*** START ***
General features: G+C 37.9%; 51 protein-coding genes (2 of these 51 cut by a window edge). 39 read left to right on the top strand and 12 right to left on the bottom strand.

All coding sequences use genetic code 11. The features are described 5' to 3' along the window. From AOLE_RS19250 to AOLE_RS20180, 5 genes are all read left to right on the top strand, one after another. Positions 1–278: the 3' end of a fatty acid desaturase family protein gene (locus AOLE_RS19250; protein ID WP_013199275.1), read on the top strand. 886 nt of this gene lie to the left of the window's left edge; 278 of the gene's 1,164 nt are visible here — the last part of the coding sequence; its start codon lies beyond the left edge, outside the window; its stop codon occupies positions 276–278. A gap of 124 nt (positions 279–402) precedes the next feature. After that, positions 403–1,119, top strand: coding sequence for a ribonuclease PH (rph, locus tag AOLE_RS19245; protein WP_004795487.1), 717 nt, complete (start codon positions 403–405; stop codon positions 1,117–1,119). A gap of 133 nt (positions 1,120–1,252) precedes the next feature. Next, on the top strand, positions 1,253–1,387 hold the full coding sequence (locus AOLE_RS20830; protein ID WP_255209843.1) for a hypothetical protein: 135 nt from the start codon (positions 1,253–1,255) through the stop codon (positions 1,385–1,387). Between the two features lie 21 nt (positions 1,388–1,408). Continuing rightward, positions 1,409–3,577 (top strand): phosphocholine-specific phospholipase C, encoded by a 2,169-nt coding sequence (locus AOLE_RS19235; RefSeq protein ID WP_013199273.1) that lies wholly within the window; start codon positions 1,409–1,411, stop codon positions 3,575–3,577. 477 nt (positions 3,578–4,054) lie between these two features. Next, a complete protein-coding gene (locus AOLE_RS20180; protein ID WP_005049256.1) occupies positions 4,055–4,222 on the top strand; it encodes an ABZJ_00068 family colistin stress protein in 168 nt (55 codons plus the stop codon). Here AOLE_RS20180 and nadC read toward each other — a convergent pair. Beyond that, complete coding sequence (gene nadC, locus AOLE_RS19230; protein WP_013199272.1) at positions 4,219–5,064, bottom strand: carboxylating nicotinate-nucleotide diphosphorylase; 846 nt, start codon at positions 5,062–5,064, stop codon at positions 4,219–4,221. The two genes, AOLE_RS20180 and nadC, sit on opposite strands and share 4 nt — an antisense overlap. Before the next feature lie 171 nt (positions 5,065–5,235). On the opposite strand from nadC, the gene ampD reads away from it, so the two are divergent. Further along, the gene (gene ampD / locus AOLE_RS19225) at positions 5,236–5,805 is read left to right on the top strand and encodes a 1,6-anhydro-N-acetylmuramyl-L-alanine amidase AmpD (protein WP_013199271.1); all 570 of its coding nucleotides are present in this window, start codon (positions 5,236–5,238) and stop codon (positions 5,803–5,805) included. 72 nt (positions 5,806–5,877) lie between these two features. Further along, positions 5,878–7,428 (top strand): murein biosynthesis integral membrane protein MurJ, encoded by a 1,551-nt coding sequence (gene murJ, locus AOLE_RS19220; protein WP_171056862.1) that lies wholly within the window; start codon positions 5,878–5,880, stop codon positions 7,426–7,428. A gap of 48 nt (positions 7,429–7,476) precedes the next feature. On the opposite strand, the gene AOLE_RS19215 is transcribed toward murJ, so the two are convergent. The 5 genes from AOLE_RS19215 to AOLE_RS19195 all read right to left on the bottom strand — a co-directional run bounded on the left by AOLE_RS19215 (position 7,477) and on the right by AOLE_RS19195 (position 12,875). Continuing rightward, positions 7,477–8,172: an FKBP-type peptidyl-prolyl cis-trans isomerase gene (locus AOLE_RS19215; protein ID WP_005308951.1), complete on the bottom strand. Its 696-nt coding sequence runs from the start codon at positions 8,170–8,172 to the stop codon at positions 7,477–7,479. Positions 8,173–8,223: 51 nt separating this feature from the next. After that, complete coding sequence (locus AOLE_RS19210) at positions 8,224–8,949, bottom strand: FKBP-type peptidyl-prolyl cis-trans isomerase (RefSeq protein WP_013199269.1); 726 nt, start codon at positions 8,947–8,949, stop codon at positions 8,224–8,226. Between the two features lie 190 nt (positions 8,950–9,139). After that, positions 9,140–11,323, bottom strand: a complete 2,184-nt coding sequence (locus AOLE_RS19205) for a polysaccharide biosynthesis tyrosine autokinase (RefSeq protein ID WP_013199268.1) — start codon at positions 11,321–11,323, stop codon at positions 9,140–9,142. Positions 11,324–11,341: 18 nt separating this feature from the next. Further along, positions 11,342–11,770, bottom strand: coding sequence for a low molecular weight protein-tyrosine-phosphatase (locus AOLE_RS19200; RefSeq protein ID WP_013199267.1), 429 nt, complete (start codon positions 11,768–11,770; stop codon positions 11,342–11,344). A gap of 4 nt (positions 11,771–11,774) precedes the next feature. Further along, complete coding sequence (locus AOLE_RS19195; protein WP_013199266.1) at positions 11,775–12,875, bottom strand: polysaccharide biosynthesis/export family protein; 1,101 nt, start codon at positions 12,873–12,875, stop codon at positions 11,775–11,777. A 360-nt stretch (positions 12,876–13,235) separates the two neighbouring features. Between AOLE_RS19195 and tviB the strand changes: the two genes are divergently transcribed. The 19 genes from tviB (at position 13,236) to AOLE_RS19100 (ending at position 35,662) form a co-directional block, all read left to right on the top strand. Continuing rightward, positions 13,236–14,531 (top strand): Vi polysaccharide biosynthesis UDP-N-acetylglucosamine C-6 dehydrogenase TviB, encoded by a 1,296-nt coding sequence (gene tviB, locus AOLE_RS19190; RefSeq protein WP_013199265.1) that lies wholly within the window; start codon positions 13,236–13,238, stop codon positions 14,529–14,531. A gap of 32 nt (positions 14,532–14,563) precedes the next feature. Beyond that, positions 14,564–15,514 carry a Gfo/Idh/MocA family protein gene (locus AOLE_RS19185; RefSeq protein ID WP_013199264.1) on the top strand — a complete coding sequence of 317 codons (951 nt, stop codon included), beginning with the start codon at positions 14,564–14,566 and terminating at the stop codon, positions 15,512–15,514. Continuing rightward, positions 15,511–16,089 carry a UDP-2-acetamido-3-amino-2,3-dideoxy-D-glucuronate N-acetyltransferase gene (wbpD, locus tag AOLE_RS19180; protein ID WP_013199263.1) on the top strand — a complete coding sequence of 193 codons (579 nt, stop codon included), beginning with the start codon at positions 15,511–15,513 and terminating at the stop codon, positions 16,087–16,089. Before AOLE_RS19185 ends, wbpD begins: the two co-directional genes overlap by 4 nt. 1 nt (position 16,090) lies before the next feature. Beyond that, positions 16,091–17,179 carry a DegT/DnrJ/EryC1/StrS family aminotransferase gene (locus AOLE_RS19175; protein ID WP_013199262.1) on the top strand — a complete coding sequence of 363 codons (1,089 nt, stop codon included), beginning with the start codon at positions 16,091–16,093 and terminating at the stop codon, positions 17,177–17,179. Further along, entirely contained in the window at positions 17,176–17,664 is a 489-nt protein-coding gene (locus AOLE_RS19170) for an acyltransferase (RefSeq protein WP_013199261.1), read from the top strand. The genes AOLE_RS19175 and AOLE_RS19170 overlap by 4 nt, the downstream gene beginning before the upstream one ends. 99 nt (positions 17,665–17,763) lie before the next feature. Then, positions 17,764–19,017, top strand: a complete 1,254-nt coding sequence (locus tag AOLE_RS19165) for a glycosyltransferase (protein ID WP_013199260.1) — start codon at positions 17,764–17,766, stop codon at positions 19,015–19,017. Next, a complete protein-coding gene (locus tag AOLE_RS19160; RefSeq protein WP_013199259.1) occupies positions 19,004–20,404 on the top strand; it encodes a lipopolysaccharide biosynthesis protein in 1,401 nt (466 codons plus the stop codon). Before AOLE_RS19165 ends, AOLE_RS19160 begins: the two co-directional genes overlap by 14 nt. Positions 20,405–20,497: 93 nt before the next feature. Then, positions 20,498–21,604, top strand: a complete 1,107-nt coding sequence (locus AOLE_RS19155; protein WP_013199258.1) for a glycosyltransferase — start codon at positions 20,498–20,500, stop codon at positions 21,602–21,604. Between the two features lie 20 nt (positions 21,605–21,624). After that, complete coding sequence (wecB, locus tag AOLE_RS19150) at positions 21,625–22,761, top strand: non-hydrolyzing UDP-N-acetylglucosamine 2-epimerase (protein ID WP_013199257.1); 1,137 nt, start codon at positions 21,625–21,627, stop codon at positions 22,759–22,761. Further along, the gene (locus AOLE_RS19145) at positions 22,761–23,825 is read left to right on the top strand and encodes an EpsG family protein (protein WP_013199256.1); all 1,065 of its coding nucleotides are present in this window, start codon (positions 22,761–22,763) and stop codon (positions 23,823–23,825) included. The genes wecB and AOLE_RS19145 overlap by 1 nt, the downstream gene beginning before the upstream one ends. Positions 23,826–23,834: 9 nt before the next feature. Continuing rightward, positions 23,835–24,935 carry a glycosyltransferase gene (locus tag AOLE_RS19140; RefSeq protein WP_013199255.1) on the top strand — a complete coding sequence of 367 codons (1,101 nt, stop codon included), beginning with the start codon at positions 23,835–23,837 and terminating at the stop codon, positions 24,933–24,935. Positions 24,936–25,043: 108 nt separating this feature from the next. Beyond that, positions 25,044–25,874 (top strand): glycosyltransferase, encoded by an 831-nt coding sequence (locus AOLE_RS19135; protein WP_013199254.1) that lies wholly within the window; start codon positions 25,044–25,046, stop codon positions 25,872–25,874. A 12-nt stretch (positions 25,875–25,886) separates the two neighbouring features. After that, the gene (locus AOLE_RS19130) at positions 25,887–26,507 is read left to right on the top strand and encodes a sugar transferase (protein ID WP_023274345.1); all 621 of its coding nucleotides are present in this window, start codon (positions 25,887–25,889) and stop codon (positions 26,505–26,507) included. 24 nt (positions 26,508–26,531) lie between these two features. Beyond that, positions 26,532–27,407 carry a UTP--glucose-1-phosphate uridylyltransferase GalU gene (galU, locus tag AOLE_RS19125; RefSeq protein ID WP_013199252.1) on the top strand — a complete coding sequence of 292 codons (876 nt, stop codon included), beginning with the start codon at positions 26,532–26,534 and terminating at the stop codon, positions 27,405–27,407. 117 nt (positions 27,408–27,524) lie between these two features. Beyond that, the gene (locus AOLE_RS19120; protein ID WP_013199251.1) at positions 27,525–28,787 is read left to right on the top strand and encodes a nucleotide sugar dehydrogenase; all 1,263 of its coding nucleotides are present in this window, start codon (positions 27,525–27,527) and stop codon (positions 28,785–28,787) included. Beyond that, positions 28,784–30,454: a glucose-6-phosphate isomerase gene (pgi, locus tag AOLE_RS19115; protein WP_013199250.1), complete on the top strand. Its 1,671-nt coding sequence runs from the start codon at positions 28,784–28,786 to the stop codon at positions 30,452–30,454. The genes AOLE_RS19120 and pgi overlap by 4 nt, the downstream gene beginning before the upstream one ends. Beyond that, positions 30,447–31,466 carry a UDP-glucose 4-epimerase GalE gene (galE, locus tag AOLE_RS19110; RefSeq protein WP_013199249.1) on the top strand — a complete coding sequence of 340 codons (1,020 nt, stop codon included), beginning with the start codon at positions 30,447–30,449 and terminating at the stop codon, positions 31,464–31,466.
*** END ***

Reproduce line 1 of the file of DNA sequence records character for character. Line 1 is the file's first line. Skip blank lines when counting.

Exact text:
General features: G+C 37.9%; 51 protein-coding genes (2 of these 51 cut by a window edge). 39 read left to right on the top strand and 12 right to left on the bottom strand.